Hear hear. Let us take a look at some of the highlights of the first part of round two in Khanty-Mansiysk, starting with a win by Ernesto Inarkiev. The Russian GM was lucky to take a full point after a moment of inattention by his opponent.

Ernesto Inarkiev at the start of his first round two game

Inarkiev,E (2645) - Eljanov,P (2729) [C67]
World Cup Khanty-Mansiysk RUS (2.1), 24.11.2009
1.e4 e5 2.Nf3 Nc6 3.Bb5 Nf6 4.0-0 Nxe4 5.d4 Nd6 6.Bxc6 dxc6 7.dxe5 Nf5 8.Qxd8+ Kxd8 9.Nc3 Ke8 10.h3 Be6 11.g4 Ne7 12.Nd4 Bd7 13.f4 h5 14.f5 hxg4 15.hxg4 Rh4 16.Rf4 Nd5 17.Nxd5 cxd5 18.Be3 c5 19.Nf3 Rh6 20.c3 Bc6 21.Re1 a5 22.Bf2 b6

23.f6!? An attacking move that needs to be carefully refuted. 23...Ra7? Not this way! 23...g6 or 23...Rg6 were required. Now Inarkiev gets the chance he has been striving for. 24.g5 Rh7 25.e6 fxe6 26.g6 Rh6 27.Rxe6+ Kd7 28.fxg7 Bxg7 29.Ng5 Rh5 30.Rf7+ Kd8 31.Rxa7 Rxg5+ 32.Kf1 Bb5+ 33.Ke1 1-0.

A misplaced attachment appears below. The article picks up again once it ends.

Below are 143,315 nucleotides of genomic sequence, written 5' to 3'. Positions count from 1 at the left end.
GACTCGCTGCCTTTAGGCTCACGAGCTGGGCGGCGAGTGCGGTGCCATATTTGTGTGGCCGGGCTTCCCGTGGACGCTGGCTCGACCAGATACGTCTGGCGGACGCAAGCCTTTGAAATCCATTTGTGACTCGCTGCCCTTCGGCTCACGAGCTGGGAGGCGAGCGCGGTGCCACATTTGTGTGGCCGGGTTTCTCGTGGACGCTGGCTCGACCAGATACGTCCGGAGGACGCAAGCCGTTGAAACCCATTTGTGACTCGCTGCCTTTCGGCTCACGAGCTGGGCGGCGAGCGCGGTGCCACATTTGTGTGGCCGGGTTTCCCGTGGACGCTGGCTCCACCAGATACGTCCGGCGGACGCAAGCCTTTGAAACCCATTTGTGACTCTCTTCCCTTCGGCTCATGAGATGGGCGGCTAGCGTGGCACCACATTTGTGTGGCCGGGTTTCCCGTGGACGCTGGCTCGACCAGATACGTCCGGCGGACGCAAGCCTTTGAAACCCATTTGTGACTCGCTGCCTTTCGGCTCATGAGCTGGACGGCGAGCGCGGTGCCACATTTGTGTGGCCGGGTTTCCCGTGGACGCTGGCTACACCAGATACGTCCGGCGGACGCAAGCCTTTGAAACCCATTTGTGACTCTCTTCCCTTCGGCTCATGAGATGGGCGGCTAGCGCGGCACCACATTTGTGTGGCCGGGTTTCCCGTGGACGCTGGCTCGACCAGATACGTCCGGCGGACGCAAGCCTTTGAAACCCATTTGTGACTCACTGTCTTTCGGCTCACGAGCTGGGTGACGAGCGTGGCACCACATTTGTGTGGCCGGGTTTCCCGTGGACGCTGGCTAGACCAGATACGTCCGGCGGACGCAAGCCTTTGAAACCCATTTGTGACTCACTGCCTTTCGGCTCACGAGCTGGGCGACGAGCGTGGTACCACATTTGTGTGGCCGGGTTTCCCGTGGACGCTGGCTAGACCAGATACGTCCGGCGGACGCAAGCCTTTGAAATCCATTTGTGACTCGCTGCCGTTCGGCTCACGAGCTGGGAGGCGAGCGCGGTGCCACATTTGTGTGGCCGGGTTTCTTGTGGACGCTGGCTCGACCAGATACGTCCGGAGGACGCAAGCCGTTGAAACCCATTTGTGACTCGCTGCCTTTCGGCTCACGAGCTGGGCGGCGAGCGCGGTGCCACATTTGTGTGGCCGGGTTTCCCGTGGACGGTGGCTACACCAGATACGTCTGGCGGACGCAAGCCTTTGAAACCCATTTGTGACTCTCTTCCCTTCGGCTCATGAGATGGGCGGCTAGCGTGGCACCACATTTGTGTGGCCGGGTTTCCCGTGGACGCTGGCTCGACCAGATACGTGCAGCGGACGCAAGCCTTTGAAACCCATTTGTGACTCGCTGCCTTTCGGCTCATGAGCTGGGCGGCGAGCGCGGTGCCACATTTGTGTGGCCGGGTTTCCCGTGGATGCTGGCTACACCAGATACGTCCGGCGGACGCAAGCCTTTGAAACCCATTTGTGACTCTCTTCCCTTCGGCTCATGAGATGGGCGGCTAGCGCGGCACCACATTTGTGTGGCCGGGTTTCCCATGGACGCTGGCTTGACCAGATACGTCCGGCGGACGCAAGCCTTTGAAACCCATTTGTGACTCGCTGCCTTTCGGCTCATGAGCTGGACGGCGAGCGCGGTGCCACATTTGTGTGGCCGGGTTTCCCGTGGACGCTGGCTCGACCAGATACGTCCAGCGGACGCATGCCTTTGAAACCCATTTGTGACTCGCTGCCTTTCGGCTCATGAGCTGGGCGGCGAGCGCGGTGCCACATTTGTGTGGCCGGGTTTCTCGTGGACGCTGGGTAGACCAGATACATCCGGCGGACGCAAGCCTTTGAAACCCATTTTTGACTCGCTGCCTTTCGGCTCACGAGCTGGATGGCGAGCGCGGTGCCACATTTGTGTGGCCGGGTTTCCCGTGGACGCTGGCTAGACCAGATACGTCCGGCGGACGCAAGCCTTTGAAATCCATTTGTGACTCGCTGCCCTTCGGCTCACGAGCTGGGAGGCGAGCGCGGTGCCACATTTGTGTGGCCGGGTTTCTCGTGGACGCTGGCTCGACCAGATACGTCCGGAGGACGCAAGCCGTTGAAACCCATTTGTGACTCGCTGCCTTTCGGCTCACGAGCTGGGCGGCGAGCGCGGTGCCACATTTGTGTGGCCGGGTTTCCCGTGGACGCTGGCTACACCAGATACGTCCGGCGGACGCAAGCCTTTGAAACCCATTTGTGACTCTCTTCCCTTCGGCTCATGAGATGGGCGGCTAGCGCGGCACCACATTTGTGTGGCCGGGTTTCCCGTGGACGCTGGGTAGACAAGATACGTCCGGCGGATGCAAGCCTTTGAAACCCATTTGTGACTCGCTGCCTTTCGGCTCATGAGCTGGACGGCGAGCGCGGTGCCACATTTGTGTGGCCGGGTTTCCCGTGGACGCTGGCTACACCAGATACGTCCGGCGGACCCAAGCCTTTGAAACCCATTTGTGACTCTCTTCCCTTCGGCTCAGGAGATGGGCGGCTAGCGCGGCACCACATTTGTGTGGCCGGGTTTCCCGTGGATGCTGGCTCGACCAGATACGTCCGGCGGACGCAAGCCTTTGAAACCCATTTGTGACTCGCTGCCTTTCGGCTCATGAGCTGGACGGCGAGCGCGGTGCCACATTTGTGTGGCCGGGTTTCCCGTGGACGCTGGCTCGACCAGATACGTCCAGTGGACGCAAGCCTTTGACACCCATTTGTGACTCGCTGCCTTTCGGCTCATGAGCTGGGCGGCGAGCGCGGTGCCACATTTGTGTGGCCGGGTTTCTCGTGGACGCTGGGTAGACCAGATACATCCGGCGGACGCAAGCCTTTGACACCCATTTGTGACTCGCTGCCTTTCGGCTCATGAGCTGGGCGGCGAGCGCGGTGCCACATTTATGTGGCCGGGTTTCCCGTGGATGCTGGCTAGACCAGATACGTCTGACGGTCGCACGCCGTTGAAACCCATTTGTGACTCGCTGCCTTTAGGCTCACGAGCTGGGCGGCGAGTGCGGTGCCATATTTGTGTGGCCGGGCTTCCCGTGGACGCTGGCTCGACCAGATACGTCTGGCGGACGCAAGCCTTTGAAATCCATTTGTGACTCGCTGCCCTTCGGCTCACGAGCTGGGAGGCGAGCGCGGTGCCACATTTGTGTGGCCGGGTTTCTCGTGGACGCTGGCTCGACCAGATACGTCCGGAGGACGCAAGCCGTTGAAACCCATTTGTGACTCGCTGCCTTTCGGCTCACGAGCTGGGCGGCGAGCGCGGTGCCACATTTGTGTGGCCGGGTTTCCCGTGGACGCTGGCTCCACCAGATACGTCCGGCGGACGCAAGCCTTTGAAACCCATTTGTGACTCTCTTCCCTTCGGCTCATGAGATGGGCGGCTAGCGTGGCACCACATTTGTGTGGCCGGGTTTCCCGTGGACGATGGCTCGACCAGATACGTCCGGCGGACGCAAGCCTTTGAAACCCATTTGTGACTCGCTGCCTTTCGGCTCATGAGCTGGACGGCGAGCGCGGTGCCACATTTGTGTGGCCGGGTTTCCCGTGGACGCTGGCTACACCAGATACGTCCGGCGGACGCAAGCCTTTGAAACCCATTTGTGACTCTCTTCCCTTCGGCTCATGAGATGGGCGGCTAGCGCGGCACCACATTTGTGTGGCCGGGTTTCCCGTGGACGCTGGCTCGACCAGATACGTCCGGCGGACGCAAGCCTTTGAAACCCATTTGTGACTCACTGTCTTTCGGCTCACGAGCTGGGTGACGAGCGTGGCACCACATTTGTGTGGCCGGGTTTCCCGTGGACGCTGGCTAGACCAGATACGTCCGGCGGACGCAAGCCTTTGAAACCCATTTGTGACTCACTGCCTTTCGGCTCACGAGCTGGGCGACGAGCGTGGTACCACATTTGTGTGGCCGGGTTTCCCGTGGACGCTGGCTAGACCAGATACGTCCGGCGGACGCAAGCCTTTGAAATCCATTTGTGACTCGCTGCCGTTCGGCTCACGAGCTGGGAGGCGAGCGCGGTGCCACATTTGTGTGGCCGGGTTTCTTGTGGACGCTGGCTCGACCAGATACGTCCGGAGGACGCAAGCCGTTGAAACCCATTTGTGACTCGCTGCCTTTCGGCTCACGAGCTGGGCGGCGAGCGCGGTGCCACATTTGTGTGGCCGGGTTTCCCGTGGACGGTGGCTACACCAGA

Pavel Eljanov before the start of his game against Russian GM Ernesto Inarkiev

One of the most experienced GM in this event, and one of the highest ranked, met with a youthful GM from the Philippines – Wesley So, who turned sixteen just a few weeks ago.

Ivanchuk,V (2739) - So,W (2640) [C15]
World Cup Khanty-Mansiysk RUS (2.1), 24.11.2009
1.e4 e6 2.d4 d5 3.Nc3 Bb4 4.exd5 exd5 5.Bd3 Nf6 6.Nge2 0-0 7.0-0 Bg4 8.f3 Bh5 9.Nf4 Bg6 10.Nxg6 hxg6 11.Bg5 c6 12.f4 Qb6

13.Na4!? Qxd4+ 14.Kh1 Ne4 15.c3 Nf2+ 16.Rxf2 Qxf2 17.cxb4 f6 18.Qg4 fxg5 19.Qe6+ Kh8 20.Nc5 Qxb2 21.Qh3+ Kg8 22.Qe6+ Kh8 23.Rf1 Qf6 24.Qh3+ Kg8